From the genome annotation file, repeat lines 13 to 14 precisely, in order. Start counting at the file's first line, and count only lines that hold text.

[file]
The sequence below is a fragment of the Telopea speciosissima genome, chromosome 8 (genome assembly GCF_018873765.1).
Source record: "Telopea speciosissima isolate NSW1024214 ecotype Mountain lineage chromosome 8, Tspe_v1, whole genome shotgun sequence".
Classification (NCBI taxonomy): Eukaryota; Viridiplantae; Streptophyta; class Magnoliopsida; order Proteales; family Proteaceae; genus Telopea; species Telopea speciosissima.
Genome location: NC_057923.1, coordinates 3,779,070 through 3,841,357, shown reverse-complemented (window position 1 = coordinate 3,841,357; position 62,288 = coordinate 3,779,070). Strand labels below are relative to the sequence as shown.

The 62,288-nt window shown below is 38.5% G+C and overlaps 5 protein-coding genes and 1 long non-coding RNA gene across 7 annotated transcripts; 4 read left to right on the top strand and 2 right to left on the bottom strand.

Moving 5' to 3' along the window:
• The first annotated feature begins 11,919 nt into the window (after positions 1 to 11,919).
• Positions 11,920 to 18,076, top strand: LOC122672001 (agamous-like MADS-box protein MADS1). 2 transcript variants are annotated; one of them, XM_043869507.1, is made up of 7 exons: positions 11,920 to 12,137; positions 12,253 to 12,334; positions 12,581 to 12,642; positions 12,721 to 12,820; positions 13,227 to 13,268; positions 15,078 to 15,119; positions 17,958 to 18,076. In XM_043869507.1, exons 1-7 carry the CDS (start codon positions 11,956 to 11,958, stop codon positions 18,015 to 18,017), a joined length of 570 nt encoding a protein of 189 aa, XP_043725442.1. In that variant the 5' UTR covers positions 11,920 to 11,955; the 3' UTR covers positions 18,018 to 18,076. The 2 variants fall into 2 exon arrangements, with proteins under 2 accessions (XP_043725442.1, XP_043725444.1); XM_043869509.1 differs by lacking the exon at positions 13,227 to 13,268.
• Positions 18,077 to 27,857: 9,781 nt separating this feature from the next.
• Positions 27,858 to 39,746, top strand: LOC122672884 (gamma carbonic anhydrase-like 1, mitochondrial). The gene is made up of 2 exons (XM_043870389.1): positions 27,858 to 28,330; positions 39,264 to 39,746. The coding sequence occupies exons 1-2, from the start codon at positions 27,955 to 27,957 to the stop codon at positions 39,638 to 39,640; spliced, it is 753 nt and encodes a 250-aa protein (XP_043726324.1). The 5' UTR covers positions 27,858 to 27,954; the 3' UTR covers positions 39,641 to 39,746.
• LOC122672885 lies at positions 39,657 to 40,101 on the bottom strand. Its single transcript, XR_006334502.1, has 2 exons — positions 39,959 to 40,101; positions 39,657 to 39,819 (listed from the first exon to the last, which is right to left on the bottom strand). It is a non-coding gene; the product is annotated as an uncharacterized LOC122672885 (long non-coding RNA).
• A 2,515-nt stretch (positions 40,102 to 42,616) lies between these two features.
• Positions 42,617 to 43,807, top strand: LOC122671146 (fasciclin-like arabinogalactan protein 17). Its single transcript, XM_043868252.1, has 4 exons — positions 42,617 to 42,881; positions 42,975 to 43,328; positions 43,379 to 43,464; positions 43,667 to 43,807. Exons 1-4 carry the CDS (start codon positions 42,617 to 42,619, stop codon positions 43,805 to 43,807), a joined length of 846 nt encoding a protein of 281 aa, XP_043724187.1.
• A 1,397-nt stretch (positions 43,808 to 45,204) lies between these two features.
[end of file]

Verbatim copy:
• Positions 42,617 to 43,807, top strand: LOC122671146 (fasciclin-like arabinogalactan protein 17). Its single transcript, XM_043868252.1, has 4 exons — positions 42,617 to 42,881; positions 42,975 to 43,328; positions 43,379 to 43,464; positions 43,667 to 43,807. Exons 1-4 carry the CDS (start codon positions 42,617 to 42,619, stop codon positions 43,805 to 43,807), a joined length of 846 nt encoding a protein of 281 aa, XP_043724187.1.
• A 1,397-nt stretch (positions 43,808 to 45,204) lies between these two features.